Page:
At over 700 pages, you won't exhaust this book in one afternoon, but I guarantee you'll have difficulty putting it down.
Unlike creators of the silly TV movie "The Crooked E" (I still can't believe they cast Mike Farrell as the late Ken Lay) or authors of the well-titled, but shallow account "Final Accounting" by Barbara Ley Toffler and Jennifer Reingold. (Yes Ms. Toffler it's true, partners at professional services firms must sell work!) - Mr. Eichenwald delivers substance and accuracy.
|Ken Lay, Wikipedia|
Eichenwald manages to avoid easy stereotypes of all the major players in his meticulously-researched tome. He writes with the verve of a mystery novelist, so you can't turn the pages fast enough, even though you know how the tale ends.
This detailed account confirmed some of my early impressions about the primary players involved in the drama. For example, if one read the news stories it was hard to come away with any sympathy for the defrocked and now incarcerated, ex-CFO Andy Fastow. After reading Mr. Eichenwald's book, that hasn't changed for me. In fact I don't think the word "venal" is too strong a word to describe this guy, or his in-house accounting accomplice, Michael Kopper.
But the fired Andersen partner turned government witness, Mr. David Duncan was (and I suspect still is) viewed in some quarters as an unwitting, sacrificial lamb offered up to the wolves by Andersen's leadership in order to quash the inquiry.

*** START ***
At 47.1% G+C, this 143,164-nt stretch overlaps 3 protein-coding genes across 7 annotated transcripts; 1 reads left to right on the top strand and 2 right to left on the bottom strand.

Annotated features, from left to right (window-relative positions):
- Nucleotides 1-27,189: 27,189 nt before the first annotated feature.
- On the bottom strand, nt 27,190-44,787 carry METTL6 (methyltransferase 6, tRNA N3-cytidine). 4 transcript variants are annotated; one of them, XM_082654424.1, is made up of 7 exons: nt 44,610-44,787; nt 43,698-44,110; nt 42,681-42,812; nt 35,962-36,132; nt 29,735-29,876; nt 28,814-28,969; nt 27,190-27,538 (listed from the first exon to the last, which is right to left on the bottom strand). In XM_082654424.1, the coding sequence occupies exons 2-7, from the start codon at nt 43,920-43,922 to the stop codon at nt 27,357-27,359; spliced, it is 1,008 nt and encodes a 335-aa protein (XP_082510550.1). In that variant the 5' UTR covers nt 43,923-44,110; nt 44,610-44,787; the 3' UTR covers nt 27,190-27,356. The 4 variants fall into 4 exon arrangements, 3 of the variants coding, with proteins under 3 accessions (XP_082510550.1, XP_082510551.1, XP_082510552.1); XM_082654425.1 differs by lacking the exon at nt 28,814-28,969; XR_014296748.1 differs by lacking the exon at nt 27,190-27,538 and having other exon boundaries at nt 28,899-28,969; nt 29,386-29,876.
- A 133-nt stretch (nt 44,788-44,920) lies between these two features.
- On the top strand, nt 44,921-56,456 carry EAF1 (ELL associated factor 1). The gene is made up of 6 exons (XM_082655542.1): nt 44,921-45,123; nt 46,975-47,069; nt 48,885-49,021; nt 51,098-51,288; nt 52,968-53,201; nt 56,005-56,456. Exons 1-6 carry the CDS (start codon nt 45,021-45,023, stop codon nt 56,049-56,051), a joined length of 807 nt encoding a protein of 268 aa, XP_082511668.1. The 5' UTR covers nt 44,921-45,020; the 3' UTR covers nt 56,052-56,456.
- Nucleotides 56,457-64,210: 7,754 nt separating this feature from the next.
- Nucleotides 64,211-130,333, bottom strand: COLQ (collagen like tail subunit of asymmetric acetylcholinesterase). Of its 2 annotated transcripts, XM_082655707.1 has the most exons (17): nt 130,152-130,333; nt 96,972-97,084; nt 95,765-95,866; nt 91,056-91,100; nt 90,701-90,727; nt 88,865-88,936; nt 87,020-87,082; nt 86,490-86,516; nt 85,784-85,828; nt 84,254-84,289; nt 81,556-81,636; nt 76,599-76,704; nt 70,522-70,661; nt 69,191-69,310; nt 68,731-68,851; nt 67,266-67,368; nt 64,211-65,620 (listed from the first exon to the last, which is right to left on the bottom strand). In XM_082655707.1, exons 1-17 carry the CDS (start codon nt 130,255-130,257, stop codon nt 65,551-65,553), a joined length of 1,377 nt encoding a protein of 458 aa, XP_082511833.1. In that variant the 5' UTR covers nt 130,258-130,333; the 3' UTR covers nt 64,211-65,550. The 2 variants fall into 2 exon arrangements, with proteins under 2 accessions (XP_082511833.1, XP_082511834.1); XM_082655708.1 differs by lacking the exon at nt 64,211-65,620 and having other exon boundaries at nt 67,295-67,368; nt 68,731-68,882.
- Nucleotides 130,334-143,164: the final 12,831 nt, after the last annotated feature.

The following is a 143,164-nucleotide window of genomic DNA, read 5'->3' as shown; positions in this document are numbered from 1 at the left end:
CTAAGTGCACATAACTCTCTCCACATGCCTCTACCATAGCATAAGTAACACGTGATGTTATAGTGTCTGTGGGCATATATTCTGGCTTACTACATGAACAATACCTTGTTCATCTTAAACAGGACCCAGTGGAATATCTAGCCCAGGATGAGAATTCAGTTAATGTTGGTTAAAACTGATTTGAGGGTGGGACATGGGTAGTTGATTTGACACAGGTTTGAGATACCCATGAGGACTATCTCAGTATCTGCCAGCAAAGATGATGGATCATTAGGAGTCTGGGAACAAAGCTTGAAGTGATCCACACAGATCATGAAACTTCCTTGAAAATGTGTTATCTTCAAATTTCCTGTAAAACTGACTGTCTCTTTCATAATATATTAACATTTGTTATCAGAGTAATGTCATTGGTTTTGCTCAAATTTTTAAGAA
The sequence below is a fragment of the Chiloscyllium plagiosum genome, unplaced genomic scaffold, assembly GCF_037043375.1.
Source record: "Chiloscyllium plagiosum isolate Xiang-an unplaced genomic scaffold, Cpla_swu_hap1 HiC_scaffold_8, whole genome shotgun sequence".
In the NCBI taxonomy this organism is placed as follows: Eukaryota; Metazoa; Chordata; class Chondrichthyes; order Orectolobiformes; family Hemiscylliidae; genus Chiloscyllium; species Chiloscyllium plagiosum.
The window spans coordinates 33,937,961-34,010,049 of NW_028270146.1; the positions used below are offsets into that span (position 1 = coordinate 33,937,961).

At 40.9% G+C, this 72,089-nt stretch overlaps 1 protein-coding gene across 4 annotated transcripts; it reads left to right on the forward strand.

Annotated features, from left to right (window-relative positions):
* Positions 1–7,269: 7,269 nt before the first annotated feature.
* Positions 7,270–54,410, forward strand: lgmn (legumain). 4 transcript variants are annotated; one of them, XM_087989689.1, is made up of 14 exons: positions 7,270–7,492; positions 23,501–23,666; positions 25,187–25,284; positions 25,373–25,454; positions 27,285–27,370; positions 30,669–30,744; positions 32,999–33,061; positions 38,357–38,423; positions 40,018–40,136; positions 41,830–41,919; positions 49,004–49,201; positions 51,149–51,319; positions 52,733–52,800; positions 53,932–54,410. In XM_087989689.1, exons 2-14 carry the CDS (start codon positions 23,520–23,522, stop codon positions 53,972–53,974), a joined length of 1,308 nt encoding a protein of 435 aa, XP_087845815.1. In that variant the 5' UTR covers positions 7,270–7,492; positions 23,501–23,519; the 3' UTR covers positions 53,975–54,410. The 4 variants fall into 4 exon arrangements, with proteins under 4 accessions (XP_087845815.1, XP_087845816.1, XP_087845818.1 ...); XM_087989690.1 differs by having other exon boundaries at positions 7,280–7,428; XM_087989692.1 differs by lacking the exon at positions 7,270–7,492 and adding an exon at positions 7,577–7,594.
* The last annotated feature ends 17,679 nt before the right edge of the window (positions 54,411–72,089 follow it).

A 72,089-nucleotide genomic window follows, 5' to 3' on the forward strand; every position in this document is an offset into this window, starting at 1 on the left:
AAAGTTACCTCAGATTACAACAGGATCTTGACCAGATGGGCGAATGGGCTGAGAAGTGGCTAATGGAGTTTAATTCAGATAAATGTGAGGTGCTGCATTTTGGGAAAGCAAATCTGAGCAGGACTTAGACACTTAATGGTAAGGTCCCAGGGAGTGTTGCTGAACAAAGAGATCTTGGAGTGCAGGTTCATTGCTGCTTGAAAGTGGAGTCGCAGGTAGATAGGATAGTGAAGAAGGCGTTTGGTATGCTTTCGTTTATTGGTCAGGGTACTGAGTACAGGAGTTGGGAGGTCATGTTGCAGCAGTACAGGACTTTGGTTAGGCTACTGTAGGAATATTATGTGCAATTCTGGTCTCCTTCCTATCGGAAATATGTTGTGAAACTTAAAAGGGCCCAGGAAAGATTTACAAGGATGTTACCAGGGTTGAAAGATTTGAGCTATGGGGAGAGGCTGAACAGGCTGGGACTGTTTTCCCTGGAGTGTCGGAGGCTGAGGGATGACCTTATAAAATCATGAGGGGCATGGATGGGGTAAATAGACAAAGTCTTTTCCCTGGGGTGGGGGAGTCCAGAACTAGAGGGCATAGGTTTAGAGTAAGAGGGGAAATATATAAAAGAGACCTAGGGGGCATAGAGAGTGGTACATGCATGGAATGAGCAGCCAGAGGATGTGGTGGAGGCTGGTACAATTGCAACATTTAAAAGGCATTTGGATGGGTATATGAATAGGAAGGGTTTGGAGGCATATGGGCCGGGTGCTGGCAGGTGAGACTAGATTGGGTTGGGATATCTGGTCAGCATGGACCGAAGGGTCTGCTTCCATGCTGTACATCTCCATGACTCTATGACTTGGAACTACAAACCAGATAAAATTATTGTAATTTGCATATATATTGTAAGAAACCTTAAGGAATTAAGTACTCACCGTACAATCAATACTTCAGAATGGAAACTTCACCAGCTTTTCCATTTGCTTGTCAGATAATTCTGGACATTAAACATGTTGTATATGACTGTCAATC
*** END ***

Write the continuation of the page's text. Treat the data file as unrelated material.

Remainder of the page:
When reading Conspiracy of Fools, readers are reminded that Mr. Duncan repeatedly ignored and possibly distorted advice given from Andersen advisers rendering in-house guidance on push-it-to-the-line accounting matters. Still I have some pity for Mr. Duncan and his family. Like Icarus, he flew way too close to the sun and burned himself...big time. It happens.
I disagree with Mr. Eichenwald's conclusion that Andersen as an entire firm "deserved the death penalty." Andersen was a dynamic, monolithic institution with a rich history and I was proud to be a part of it - if even for a short two and a half years. Eichenwald might feel differently if he (like me and 29,000 other Andersen people in the U.S.) had been displaced by this debacle, because of the actions of a few Houstonians and a hyperactive Justice Department.
All that notwithstanding, I recommend that all interested parties read this fine book.